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Elite Care - Unit 2 Deans Farm

Overall: Good read more about inspection ratings

Unit 2, Deans Farm Buildings, Stratford Sub Castle, Salisbury, Wiltshire, SP1 3YP (01722) 323223

Provided and run by:
Elite Care Agency Limited

All Inspections

4 August 2022

During a monthly review of our data

We carried out a review of the data available to us about Elite Care - Unit 2 Deans Farm on 4 August 2022. We have not found evidence that we need to carry out an inspection or reassess our rating at this stage.

This could change at any time if we receive new information. We will continue to monitor data about this service.

If you have concerns about Elite Care - Unit 2 Deans Farm, you can give feedback on this service.

31 May 2018

During a routine inspection

The inspection took place on 31 May 2018 and was announced. We gave the provider 48 hours’ notice because the service provides domiciliary care and we wanted to make sure the manager, or someone who could act on their behalf, would be available to support our inspection. The service provides personal care to people living in their own houses and flats in the community. It provides a service to 44 older adults.

The service was last inspected on 1 and 2 September 2016 and was previously rated as requires improvement. Action had been taken to address the breaches in regulation 12 and 18 identified at the previous inspection. At this inspection, we found the service to be rated as good.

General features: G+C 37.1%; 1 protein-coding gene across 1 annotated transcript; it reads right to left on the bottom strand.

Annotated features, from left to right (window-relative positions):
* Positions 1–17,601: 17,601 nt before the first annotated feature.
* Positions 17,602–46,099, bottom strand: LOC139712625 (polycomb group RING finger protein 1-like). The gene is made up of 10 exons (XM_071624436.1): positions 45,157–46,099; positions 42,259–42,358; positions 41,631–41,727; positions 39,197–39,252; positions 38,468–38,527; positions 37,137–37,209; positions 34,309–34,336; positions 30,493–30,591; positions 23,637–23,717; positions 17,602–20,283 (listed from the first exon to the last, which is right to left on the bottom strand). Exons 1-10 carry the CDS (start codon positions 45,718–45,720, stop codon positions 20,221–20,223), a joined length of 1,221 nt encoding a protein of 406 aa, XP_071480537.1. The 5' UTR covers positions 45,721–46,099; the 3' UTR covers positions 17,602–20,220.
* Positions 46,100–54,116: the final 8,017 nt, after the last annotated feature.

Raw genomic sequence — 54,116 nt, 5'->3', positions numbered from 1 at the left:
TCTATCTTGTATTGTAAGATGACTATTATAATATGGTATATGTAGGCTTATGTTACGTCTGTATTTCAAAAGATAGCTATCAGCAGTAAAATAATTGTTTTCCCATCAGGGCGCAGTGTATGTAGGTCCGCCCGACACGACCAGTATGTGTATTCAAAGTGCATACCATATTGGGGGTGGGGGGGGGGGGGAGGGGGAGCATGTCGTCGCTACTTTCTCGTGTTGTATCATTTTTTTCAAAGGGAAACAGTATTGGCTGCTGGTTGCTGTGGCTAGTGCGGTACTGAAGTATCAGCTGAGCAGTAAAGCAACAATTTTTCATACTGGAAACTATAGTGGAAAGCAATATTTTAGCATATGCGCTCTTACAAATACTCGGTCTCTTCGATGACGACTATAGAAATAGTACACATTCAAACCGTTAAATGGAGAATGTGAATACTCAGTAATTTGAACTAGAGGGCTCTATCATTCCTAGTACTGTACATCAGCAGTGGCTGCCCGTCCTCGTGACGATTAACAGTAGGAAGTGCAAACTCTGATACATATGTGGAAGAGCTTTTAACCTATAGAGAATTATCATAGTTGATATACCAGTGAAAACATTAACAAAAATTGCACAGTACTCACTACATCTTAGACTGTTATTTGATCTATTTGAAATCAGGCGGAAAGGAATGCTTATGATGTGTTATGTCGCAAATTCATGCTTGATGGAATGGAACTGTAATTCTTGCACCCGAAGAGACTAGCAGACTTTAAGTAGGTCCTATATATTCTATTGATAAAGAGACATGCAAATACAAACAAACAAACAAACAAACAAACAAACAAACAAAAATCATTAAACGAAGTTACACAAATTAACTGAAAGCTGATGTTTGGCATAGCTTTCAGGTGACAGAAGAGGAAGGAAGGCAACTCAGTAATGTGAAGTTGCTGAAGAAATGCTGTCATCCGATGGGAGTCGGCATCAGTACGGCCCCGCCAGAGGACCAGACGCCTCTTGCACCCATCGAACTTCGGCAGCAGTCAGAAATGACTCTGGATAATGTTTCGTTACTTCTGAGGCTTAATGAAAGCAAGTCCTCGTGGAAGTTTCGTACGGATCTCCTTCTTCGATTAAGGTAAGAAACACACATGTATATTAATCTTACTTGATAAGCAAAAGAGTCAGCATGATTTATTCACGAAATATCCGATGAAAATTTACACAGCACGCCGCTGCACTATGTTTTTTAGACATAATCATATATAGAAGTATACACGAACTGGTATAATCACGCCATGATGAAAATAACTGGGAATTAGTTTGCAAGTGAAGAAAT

Not everyone using Elite Care received a regulated activity; CQC only inspects the service being received by people provided with ‘personal care’; help with tasks related to personal hygiene and eating. Where they do we also take into account any wider social care provided.

There was a registered manager in post. A registered manager is a person who has registered with the Care Quality Commission to manage the service. Like registered providers, they are ‘registered persons’. Registered persons have legal responsibility for meeting the requirements in the Health and Social Care Act 2008 and associated Regulations about how the service is run.

People were told us they felt safe. Staff understood their responsibilities in relation to safeguarding and the service had systems in place to notify the appropriate authorities where concerns were identified. Medicines were administered and managed safely.